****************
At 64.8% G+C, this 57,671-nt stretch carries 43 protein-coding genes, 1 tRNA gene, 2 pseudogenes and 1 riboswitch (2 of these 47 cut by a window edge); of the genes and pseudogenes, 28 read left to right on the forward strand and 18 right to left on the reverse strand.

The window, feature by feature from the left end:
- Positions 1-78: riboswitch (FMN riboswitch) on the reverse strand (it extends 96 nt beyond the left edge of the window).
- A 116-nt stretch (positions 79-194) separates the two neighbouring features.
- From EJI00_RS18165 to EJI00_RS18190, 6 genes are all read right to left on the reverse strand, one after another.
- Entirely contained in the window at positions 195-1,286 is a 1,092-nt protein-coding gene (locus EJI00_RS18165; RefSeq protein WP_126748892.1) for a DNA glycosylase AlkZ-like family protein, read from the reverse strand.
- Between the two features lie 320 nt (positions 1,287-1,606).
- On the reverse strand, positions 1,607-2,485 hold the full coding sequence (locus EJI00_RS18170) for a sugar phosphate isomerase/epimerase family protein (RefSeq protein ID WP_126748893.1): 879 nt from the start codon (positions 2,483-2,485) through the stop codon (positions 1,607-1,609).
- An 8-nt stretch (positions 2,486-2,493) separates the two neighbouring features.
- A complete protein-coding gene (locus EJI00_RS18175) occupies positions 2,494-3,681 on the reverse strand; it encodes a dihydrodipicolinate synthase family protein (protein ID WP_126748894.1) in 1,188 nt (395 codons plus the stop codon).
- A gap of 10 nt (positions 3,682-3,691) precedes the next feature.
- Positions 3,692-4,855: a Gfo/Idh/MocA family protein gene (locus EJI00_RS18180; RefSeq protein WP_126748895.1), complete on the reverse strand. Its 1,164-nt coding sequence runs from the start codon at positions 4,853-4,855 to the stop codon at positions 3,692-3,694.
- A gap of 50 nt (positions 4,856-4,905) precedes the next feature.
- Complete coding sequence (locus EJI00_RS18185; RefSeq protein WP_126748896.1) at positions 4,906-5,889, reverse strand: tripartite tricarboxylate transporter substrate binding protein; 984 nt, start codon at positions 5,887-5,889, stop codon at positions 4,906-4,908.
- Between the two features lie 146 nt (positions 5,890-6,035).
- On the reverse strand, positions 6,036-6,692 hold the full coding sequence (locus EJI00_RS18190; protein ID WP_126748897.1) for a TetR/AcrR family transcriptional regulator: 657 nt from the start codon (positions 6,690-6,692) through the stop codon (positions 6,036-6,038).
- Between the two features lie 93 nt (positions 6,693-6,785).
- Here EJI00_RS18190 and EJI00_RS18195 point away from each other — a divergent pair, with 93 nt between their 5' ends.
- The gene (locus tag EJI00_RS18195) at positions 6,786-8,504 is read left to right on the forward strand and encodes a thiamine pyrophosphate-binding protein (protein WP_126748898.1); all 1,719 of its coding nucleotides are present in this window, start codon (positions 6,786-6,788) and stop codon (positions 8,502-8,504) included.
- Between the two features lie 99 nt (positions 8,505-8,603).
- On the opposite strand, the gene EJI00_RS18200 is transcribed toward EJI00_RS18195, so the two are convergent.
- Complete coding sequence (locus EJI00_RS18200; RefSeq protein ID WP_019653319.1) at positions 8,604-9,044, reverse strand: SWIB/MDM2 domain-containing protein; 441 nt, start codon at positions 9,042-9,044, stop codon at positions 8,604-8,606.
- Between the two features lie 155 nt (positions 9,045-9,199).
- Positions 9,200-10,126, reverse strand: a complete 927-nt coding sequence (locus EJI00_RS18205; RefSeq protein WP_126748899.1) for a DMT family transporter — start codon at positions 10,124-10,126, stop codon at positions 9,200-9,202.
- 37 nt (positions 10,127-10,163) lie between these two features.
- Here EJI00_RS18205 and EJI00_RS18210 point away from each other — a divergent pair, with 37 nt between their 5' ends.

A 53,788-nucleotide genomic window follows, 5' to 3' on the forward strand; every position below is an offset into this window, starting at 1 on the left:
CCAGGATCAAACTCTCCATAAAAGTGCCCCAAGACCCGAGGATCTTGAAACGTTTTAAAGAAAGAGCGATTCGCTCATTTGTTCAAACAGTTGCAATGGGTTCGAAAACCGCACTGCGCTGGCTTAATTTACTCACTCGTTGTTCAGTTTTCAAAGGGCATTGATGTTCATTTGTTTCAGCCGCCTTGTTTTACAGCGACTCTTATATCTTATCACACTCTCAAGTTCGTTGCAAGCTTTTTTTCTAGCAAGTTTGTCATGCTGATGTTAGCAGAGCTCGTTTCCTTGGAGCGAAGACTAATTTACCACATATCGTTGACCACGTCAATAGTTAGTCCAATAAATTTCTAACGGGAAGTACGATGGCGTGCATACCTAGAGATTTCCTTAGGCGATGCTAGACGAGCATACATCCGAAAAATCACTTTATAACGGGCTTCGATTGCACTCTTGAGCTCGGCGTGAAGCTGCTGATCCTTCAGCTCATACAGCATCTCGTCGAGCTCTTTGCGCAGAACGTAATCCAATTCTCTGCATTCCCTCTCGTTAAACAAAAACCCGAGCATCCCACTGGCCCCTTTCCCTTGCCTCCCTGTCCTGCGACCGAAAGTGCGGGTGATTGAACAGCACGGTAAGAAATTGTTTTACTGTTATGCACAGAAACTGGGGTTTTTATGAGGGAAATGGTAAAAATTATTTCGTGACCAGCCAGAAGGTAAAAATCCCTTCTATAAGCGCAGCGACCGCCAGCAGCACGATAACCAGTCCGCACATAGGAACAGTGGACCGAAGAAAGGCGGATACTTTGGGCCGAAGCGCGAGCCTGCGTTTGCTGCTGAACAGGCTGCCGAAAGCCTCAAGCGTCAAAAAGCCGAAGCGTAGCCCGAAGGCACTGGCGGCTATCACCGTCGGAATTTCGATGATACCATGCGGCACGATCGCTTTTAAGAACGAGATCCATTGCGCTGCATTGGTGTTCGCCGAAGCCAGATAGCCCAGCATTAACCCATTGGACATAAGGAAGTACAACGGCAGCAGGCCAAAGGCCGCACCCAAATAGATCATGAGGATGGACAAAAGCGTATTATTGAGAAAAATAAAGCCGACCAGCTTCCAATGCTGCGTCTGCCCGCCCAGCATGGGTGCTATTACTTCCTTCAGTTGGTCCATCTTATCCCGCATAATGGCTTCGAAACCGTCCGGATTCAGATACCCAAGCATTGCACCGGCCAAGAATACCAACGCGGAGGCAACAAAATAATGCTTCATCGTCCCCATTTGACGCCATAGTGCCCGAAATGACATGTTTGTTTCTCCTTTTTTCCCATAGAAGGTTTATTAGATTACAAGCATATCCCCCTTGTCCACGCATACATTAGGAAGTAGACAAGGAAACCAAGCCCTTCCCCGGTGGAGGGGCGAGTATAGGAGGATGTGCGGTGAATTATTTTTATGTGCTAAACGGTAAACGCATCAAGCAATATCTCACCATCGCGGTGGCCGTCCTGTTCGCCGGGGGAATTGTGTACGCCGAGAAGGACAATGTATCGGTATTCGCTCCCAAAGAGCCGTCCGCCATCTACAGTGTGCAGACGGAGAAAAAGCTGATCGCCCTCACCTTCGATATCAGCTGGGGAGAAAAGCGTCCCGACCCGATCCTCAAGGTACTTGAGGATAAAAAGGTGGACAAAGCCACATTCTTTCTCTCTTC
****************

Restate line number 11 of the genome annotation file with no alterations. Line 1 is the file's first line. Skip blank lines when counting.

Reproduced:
- A gap of 10 nt (positions 3,682-3,691) precedes the next feature.